Gannett asks Tribune Publishing shareholders to withhold support for board nominees

USA Today, Chicago Tribune and other newspapers are displayed at Chicago's O'Hare International Airport in April.
(Kiichiro Sato / Associated Press)
Chicago Tribune

Gannett is ramping up its efforts to acquire Tribune Publishing by going directly to shareholders, but not going so far as to initiate a hostile takeover bid for the Chicago-based publisher of the Los Angeles Times and Chicago Tribune.

In a filing made with the Securities and Exchange Commission on Monday, Gannett asks shareholders of Tribune Publishing to withhold support for the slate of eight board nominees to be considered at Tribune Publishing’s annual meeting June 2 in Chicago.

Withholding support for the slate would send a message to Tribune that shareholders want the company to engage in “good-faith negotiations” about its proposal made to acquire Tribune Publishing in an all-cash offer for $12.25 per share, Gannett said in the filing.


However, Gannett said, Tribune Publishing’s slate of directors would be elected even if shareholders vote to withhold support because the directors are elected by a plurality of the votes cast, and no alternative slate is proposed by Gannett.

Tribune Publishing responded Monday by saying it was evaluating the purchase offer and said Gannett’s suggestion otherwise was “misleading and disingenuous.”

That offer, made public April 25, valued Tribune at $815 million, including the assumption of $390 million in debt. It was a 63% premium over the closing price of $7.52 a share on April 22.

At the time, Gannett said it took its offer public after not receiving what it considered a prompt response from Tribune, and contended the company was trying to “delay constructive engagement.” Last week, the CEOs of both companies traded accusations about the proposal and in an interview with the Los Angeles Times, Tribune Publishing Chairman Michael Ferro contended Gannett was “trying to steal the company.”

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Monday’s filing by Gannett indicated there had been little movement toward the substantive dialogue it sought. The company noted it was not asking shareholders to vote on a sale of Tribune Publishing, and that its offer still required due diligence and a definite merger agreement.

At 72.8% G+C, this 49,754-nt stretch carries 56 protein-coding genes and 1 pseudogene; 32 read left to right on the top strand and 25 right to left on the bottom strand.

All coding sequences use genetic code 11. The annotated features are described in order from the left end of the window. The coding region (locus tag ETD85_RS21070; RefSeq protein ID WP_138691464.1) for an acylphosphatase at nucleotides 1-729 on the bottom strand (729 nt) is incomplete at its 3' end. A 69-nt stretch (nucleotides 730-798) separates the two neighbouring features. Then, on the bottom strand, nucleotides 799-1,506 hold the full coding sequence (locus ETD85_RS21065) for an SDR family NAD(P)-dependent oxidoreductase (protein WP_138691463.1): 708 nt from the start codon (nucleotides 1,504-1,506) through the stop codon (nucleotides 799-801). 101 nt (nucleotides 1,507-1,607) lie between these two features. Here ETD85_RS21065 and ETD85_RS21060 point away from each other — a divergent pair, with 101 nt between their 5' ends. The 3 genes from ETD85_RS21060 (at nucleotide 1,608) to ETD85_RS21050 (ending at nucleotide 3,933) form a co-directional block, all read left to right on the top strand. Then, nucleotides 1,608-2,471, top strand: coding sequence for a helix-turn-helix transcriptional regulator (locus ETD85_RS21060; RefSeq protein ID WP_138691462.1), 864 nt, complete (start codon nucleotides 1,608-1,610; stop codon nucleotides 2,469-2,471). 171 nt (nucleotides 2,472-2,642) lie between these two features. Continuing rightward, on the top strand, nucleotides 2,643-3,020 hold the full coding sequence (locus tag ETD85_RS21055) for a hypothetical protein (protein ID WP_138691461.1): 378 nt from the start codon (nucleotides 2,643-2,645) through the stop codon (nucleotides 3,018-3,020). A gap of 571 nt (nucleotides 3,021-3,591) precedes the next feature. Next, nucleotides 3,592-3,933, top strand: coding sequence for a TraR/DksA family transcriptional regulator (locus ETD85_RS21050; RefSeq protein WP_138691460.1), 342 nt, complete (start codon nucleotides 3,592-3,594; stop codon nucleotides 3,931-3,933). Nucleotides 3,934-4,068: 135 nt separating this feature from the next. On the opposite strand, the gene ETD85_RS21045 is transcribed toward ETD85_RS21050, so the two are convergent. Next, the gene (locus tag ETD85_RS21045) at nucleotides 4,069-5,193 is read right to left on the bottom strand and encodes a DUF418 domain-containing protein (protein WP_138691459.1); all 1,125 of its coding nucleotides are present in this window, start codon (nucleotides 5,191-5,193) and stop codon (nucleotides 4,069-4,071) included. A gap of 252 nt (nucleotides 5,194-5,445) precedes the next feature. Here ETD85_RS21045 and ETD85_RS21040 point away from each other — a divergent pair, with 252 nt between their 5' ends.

“Tribune has refused to engage in constructive discussions with us. We therefore want to make you, Tribune stockholders, aware of our all-cash offer given Tribune’s attempts to delay constructive engagement,” Gannett said in its filing. “We believe a withhold vote on the company nominees would send a clear signal that you, as a Tribune stockholder, want your board to engage in a meaningful dialogue with us regarding a possible business combination between our two companies.”

In a statement, Tribune said, “As we said previously, our board has engaged financial and legal advisers to review the Gannett proposal, and the board will announce the results of its evaluation of the Gannett proposal as soon as feasible. Gannett’s campaign to suggest that our board has not taken its proposal with due seriousness is misleading and disingenuous.”

“The facts belie their public statements,” Tribune’s statement continued. “This latest ploy to encourage Tribune Publishing shareholders to withhold their votes at the 2016 annual meeting is a distraction from the real issue, which is whether the Gannett proposal is credible. We are confident that we will have the quorum necessary to hold our annual meeting and that the nominees to the board, who are unopposed, will earn the plurality of votes necessary to be elected.”


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